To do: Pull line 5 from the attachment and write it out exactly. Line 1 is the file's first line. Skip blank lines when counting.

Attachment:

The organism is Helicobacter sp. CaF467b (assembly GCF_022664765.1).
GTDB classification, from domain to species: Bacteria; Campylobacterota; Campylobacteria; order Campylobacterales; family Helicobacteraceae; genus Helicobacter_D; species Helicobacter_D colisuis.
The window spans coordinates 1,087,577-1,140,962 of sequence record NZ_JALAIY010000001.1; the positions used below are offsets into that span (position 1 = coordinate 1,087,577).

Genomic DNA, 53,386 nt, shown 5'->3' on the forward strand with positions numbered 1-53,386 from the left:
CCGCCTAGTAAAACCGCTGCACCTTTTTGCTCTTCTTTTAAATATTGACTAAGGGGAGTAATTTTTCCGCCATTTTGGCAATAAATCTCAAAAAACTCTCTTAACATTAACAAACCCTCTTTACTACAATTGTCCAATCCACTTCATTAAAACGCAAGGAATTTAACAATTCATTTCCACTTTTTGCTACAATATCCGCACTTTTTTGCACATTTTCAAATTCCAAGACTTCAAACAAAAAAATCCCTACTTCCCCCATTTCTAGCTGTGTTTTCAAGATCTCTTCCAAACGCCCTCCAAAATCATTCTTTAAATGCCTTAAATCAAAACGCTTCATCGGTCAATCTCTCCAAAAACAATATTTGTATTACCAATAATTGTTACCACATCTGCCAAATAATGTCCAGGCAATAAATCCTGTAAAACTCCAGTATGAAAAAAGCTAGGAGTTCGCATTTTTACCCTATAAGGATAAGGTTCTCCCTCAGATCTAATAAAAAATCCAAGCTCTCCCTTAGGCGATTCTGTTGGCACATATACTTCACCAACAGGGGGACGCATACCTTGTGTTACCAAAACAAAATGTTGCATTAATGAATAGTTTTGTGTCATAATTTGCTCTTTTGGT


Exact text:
CCGCCTAGTAAAACCGCTGCACCTTTTTGCTCTTCTTTTAAATATTGACTAAGGGGAGTAATTTTTCCGCCATTTTGGCAATAAATCTCAAAAAACTCTCTTAACATTAACAAACCCTCTTTACTACAATTGTCCAATCCACTTCATTAAAACGCAAGGAATTTAACAATTCATTTCCACTTTTTGCTACAATATCCGCACTTTTTTGCACATTTTCAAATTCCAAGACTTCAAACAAAAAAATCCCTACTTCCCCCATTTCTAGCTGTGTTTTCAAGATCTCTTCCAAACGCCCTCCAAAATCATTCTTTAAATGCCTTAAATCAAAACGCTTCATCGGTCAATCTCTCCAAAAACAATATTTGTATTACCAATAATTGTTACCACATCTGCCAAATAATGTCCAGGCAATAAATCCTGTAAAACTCCAGTATGAAAAAAGCTAGGAGTTCGCATTTTTACCCTATAAGGATAAGGTTCTCCCTCAGATCTAATAAAAAATCCAAGCTCTCCCTTAGGCGATTCTGTTGGCACATATACTTCACCAACAGGGGGACGCATACCTTGTGTTACCAAAACAAAATGTTGCATTAATGAATAGTTTTGTGTCATAATTTGCTCTTTTGGT